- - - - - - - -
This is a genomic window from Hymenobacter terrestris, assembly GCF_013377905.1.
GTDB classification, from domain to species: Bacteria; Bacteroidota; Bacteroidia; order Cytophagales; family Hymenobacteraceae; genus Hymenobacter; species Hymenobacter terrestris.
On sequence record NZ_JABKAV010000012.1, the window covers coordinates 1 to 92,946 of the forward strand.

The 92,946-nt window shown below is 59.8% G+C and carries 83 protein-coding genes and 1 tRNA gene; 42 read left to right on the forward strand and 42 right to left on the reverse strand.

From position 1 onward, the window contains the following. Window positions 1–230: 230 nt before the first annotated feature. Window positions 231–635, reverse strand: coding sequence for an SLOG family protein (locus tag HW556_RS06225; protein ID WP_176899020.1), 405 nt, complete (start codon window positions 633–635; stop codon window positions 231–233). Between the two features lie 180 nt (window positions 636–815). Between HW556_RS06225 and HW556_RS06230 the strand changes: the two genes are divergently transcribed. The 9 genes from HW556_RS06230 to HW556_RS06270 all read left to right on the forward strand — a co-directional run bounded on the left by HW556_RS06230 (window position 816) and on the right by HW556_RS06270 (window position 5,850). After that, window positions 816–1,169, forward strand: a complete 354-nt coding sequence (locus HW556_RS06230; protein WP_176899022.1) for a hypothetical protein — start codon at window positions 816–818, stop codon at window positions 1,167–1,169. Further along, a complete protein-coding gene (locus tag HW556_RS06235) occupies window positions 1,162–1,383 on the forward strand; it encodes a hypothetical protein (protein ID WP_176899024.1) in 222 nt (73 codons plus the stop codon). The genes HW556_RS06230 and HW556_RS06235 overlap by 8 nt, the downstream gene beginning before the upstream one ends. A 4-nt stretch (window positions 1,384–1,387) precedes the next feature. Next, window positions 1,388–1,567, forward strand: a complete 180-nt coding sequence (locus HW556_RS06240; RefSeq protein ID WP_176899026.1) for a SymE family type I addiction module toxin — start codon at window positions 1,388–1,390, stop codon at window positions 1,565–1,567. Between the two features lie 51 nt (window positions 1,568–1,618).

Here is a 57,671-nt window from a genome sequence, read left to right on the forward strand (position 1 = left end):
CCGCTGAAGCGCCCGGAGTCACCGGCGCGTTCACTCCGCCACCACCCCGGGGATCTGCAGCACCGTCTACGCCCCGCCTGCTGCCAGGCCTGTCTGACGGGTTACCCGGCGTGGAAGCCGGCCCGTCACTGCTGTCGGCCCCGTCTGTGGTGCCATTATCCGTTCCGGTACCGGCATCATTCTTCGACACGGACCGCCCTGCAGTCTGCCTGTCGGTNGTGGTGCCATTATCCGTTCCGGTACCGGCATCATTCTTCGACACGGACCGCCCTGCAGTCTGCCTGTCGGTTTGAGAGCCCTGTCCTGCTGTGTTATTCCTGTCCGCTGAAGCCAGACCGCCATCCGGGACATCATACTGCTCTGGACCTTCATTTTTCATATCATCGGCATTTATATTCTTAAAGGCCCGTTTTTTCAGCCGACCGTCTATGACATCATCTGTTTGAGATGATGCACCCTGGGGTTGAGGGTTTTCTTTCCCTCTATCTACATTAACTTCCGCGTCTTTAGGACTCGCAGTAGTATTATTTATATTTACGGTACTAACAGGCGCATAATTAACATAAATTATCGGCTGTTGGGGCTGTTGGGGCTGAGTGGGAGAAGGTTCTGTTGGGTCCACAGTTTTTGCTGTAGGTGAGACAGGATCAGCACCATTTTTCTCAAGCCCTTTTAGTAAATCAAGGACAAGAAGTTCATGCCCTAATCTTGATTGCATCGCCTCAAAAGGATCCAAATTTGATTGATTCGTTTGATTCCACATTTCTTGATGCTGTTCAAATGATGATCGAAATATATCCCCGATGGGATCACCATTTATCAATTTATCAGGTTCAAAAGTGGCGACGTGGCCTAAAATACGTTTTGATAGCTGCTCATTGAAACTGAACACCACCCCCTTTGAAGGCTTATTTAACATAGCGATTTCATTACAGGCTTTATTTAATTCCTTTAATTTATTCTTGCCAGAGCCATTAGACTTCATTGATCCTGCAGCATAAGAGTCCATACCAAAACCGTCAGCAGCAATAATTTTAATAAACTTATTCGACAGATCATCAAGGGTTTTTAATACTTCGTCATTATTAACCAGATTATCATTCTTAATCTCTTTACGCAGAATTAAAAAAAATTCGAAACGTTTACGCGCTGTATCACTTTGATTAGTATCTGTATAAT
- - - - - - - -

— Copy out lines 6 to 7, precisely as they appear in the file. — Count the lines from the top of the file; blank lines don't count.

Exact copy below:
Here is a 57,671-nt window from a genome sequence, read left to right on the forward strand (position 1 = left end):
CCGCTGAAGCGCCCGGAGTCACCGGCGCGTTCACTCCGCCACCACCCCGGGGATCTGCAGCACCGTCTACGCCCCGCCTGCTGCCAGGCCTGTCTGACGGGTTACCCGGCGTGGAAGCCGGCCCGTCACTGCTGTCGGCCCCGTCTGTGGTGCCATTATCCGTTCCGGTACCGGCATCATTCTTCGACACGGACCGCCCTGCAGTCTGCCTGTCGGTNGTGGTGCCATTATCCGTTCCGGTACCGGCATCATTCTTCGACACGGACCGCCCTGCAGTCTGCCTGTCGGTTTGAGAGCCCTGTCCTGCTGTGTTATTCCTGTCCGCTGAAGCCAGACCGCCATCCGGGACATCATACTGCTCTGGACCTTCATTTTTCATATCATCGGCATTTATATTCTTAAAGGCCCGTTTTTTCAGCCGACCGTCTATGACATCATCTGTTTGAGATGATGCACCCTGGGGTTGAGGGTTTTCTTTCCCTCTATCTACATTAACTTCCGCGTCTTTAGGACTCGCAGTAGTATTATTTATATTTACGGTACTAACAGGCGCATAATTAACATAAATTATCGGCTGTTGGGGCTGTTGGGGCTGAGTGGGAGAAGGTTCTGTTGGGTCCACAGTTTTTGCTGTAGGTGAGACAGGATCAGCACCATTTTTCTCAAGCCCTTTTAGTAAATCAAGGACAAGAAGTTCATGCCCTAATCTTGATTGCATCGCCTCAAAAGGATCCAAATTTGATTGATTCGTTTGATTCCACATTTCTTGATGCTGTTCAAATGATGATCGAAATATATCCCCGATGGGATCACCATTTATCAATTTATCAGGTTCAAAAGTGGCGACGTGGCCTAAAATACGTTTTGATAGCTGCTCATTGAAACTGAACACCACCCCCTTTGAAGGCTTATTTAACATAGCGATTTCATTACAGGCTTTATTTAATTCCTTTAATTTATTCTTGCCAGAGCCATTAGACTTCATTGATCCTGCAGCATAAGAGTCCATACCAAAACCGTCAGCAGCAATAATTTTAATAAACTTATTCGACAGATCATCAAGGGTTTTTAATACTTCGTCATTATTAACCAGATTATCATTCTTAATCTCTTTACGCAGAATTAAAAAAAATTCGAAACGTTTACGCGCTGTATCACTTTGATTAGTATCTGTATAAT